A voter marks her ballot. (AP Photo/Darron Cummings, File)

Baltimore is one step closer to re-certifying the Democratic and Republican primary elections held on April 28. The Maryland State Board of Elections released results of their review of the local election tally   this week and according to the report, 1188 provisional ballots were incorrectly scanned into vote totals without verification that the voters were eligible and another 465 provisional ballots were not counted at all.

The State Board of Elections de-certified city primary results May 12th and conducted a precinct by-precinct review of vote totals. The review uncovered widespread voter irregularities across every city council district. The report issued on May 23 stated that only 10% of Baltimore’s 296 precincts reported “no discrepancies” in vote totals.

State Board of Election officials told the AFRO made the point that vote totals are not in question. The problem in a number of districts across the city was with voter eligibility. Based on the data they reviewed, it was impossible in some districts to track whether or not provisional voters were actually eligible to vote. The State Board report revealed that voting data in more than 60 precincts across the city cannot be reconciled due to a variety of reasons problems ranging from missing documents to lack of accurate documentation.

Baltimore City Board of Elections Officials will now count the additional 465 provisional ballots and recertify the election. City Board of Elections Director Armstead Jones said his team will probably be ready to issue new totals by the end of the week.

In addition to a close Mayor’s race, with slightly more than 2,500 votes separating Democratic frontrunner Catherine Pugh and Sheila Dixon, several city council races were closely decided in the April 28 election. The closest contest was between City Council District 10 Democratic Primary winner Edward Reisinger, current City Council Vice Chairman, who defeated challenger Charlie Metz by less than 100 votes.

Voters Organized for the Integrity of City Elections (VOICE) is one of organizations that spoke out about irregularities on Election Day and closely monitored the State’s election review process.  VOICE spokesman Hassan Giordano believes the problem won’t be resolved by a simple recount of provisional ballots. “You can’t clear it up when you don’t know the problem,” he said.  “Jones continues denying there is a problem while the State says it’s so screwed up that they can’t get to the bottom of many of the issues throughout some of these precincts” emphasized Giordano.

VOICE is calling on Governor Hogan to appoint an independent commission to produce a best practices method to resolve the problems still lingering before the November General election, according to Giordano.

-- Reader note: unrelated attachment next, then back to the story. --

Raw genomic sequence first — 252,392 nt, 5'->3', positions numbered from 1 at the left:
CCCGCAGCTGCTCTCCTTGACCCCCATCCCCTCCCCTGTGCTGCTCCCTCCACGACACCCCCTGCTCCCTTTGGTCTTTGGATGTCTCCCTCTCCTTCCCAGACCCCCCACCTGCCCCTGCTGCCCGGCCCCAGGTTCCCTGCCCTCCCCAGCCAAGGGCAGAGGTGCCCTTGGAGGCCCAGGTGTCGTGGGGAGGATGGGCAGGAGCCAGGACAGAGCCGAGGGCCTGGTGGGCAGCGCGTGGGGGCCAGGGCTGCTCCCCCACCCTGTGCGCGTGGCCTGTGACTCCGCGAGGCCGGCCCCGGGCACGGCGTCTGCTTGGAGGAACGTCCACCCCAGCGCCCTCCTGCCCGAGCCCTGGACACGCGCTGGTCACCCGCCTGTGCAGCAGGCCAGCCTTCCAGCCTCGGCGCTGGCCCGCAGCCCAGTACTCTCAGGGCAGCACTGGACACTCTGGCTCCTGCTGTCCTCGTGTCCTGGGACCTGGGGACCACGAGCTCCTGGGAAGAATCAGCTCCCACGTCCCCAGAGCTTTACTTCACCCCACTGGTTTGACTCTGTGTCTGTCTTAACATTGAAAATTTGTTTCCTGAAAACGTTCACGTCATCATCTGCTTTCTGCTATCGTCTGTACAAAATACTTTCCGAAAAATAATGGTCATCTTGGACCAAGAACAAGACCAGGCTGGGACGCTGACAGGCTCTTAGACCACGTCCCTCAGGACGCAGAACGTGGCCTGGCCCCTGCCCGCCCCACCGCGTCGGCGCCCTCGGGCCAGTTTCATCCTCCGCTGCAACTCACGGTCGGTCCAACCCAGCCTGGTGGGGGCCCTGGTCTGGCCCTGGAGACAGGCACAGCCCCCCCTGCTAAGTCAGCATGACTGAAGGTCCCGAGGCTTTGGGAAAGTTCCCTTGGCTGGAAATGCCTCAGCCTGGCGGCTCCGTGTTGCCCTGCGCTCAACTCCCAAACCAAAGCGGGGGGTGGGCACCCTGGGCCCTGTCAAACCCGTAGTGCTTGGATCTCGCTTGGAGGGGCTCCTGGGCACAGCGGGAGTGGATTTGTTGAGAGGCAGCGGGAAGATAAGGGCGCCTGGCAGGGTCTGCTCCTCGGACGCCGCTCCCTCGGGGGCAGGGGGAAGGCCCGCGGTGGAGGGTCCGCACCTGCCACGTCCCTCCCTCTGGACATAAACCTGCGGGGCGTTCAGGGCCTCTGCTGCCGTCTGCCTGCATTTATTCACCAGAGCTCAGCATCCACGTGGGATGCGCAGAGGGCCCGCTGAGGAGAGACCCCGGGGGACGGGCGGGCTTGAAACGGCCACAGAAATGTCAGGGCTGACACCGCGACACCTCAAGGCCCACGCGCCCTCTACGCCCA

Marvin L. ‘Doc’ Cheatham, former President of the Baltimore Board of Elections believes Armstead Jones and the Board of Elections should be held accountable for the widespread errors in this year’s primary process. “When you have election judges putting provisional ballots in the machine and allowing the machine to count and read those ballots, that’s a training error,” he said. “You can put responsibility on the election judges at the polling places, but training election judges is the responsibility of the Director of the Election Board and the five-member board. The State Board indicated that there were major management problems in at least two areas, recruitment and training of election judges,” Cheatham said.

Cheatham echoed the concerns raised by other community election watchers that more needs to be done to resolve problems in the election process before the November general elections.  “The next election is only six months away. The City Election Board has to deal with this; the State Board has oversight. If you keep doing the same thing with the same people in charge you can expect the same problems,” Cheathem said.

State Board of Election Official Donna Duncan emphasized that Maryland will work hand-in-hand with local officials to ensure a smooth process for the November General Election.  “The State Board of Elections in collaboration with the Baltimore City election officials will be reviewing and analyzing how the process can be improved and implementing many strategies to make the general election as wonderful as we have come to expect of Maryland elections,” Duncan said.